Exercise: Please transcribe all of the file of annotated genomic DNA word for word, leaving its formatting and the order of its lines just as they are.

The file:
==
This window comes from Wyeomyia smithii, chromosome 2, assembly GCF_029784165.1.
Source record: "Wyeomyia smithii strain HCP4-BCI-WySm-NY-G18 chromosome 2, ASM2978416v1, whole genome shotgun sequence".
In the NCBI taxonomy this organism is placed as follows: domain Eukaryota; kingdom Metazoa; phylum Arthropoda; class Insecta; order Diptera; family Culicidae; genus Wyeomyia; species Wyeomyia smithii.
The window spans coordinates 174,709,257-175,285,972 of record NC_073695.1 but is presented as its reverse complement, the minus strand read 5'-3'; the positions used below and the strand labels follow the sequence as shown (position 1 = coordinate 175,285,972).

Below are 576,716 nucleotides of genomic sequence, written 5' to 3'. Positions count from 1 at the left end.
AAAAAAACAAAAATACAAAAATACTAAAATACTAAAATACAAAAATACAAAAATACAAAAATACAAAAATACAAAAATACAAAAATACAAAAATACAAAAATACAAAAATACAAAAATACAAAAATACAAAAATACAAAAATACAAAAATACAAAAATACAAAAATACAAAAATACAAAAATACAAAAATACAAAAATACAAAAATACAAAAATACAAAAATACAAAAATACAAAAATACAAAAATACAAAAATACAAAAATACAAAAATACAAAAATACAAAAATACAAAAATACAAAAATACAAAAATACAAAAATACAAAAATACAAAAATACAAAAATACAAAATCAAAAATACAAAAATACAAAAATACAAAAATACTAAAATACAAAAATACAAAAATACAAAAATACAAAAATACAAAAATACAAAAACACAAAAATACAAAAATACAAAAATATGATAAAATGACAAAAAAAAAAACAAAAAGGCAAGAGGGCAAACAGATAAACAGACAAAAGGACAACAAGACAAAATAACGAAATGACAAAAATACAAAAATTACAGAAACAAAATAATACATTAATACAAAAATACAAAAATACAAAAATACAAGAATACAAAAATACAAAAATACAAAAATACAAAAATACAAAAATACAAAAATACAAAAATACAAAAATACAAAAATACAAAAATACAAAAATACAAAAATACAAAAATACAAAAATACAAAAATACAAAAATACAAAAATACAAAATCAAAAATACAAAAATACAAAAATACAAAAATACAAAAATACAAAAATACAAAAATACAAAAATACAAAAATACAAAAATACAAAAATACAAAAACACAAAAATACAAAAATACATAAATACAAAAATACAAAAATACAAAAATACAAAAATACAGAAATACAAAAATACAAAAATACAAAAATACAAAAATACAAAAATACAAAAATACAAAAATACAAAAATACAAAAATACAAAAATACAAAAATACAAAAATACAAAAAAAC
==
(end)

This window comes from Wyeomyia smithii, chromosome 2, assembly GCF_029784165.1.
Source record: "Wyeomyia smithii strain HCP4-BCI-WySm-NY-G18 chromosome 2, ASM2978416v1, whole genome shotgun sequence".
In the NCBI taxonomy this organism is placed as follows: domain Eukaryota; kingdom Metazoa; phylum Arthropoda; class Insecta; order Diptera; family Culicidae; genus Wyeomyia; species Wyeomyia smithii.
The window spans coordinates 174,709,257-175,285,972 of record NC_073695.1 but is presented as its reverse complement, the minus strand read 5'-3'; the positions used below and the strand labels follow the sequence as shown (position 1 = coordinate 175,285,972).

Below are 576,716 nucleotides of genomic sequence, written 5' to 3'. Positions count from 1 at the left end.
AAAAAAACAAAAATACAAAAATACTAAAATACTAAAATACAAAAATACAAAAATACAAAAATACAAAAATACAAAAATACAAAAATACAAAAATACAAAAATACAAAAATACAAAAATACAAAAATACAAAAATACAAAAATACAAAAATACAAAAATACAAAAATACAAAAATACAAAAATACAAAAATACAAAAATACAAAAATACAAAAATACAAAAATACAAAAATACAAAAATACAAAAATACAAAAATACAAAAATACAAAAATACAAAAATACAAAAATACAAAAATACAAAAATACAAAAATACAAAAATACAAAAATACAAAAATACAAAAATACAAAATCAAAAATACAAAAATACAAAAATACAAAAATACTAAAATACAAAAATACAAAAATACAAAAATACAAAAATACAAAAATACAAAAACACAAAAATACAAAAATACAAAAATATGATAAAATGACAAAAAAAAAAACAAAAAGGCAAGAGGGCAAACAGATAAACAGACAAAAGGACAACAAGACAAAATAACGAAATGACAAAAATACAAAAATTACAGAAACAAAATAATACATTAATACAAAAATACAAAAATACAAAAATACAAGAATACAAAAATACAAAAATACAAAAATACAAAAATACAAAAATACAAAAATACAAAAATACAAAAATACAAAAATACAAAAATACAAAAATACAAAAATACAAAAATACAAAAATACAAAAATACAAAAATACAAAAATACAAAATCAAAAATACAAAAATACAAAAATACAAAAATACAAAAATACAAAAATACAAAAATACAAAAATACAAAAATACAAAAATACAAAAATACAAAAACACAAAAATACAAAAATACATAAATACAAAAATACAAAAATACAAAAATACAAAAATACAGAAATACAAAAATACAAAAATACAAAAATACAAAAATACAAAAATACAAAAATACAAAAATACAAAAATACAAAAATACAAAAATACAAAAATACAAAAATACAAAAAAAC